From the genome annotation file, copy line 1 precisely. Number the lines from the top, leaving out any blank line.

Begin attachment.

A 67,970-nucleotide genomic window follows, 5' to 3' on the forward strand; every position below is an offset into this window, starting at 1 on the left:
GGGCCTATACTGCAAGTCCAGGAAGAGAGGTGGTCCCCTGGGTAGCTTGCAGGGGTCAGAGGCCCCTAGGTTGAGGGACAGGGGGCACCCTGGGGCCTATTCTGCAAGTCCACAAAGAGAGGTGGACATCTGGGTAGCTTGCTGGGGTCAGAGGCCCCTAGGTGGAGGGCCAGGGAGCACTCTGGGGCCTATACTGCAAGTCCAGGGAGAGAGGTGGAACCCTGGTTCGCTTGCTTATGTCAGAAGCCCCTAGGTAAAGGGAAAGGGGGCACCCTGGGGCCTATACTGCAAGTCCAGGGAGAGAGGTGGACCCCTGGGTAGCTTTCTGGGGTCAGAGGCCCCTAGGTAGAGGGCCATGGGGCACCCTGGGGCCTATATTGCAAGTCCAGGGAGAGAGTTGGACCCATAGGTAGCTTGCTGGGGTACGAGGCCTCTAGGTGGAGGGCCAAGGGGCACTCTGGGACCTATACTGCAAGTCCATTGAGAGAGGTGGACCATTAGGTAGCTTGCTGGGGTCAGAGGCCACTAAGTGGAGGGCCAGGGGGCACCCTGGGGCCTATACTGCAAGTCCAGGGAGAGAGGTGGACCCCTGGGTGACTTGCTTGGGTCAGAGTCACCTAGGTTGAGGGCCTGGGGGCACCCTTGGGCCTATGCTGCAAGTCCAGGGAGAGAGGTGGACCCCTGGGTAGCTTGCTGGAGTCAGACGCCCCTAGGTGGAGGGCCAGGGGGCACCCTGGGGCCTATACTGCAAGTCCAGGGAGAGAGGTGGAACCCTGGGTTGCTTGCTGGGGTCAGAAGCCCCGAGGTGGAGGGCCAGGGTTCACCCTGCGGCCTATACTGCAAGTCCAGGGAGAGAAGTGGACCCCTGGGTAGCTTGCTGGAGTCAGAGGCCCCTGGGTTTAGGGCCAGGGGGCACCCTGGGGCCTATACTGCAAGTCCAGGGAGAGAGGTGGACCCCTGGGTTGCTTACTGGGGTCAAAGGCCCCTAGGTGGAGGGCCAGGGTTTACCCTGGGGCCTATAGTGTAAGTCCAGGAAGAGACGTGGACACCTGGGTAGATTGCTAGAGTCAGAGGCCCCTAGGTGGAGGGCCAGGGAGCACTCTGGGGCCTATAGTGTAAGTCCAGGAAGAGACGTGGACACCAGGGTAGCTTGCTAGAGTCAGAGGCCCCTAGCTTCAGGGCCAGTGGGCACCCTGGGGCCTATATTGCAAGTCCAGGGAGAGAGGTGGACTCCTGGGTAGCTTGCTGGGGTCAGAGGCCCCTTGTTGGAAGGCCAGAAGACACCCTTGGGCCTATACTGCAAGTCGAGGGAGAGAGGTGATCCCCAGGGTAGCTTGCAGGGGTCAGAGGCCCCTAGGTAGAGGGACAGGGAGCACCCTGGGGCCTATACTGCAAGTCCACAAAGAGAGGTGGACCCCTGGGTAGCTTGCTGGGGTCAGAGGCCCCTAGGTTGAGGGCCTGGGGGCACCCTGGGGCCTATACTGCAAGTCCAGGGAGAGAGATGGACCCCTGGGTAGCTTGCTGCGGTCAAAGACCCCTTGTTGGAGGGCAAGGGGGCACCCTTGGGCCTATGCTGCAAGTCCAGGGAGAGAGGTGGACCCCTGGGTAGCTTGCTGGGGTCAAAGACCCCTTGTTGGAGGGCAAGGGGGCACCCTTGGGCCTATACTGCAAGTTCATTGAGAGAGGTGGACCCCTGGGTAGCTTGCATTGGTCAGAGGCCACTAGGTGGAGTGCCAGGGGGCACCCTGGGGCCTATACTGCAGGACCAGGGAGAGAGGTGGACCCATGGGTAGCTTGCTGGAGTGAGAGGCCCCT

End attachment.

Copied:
A 67,970-nucleotide genomic window follows, 5' to 3' on the forward strand; every position below is an offset into this window, starting at 1 on the left: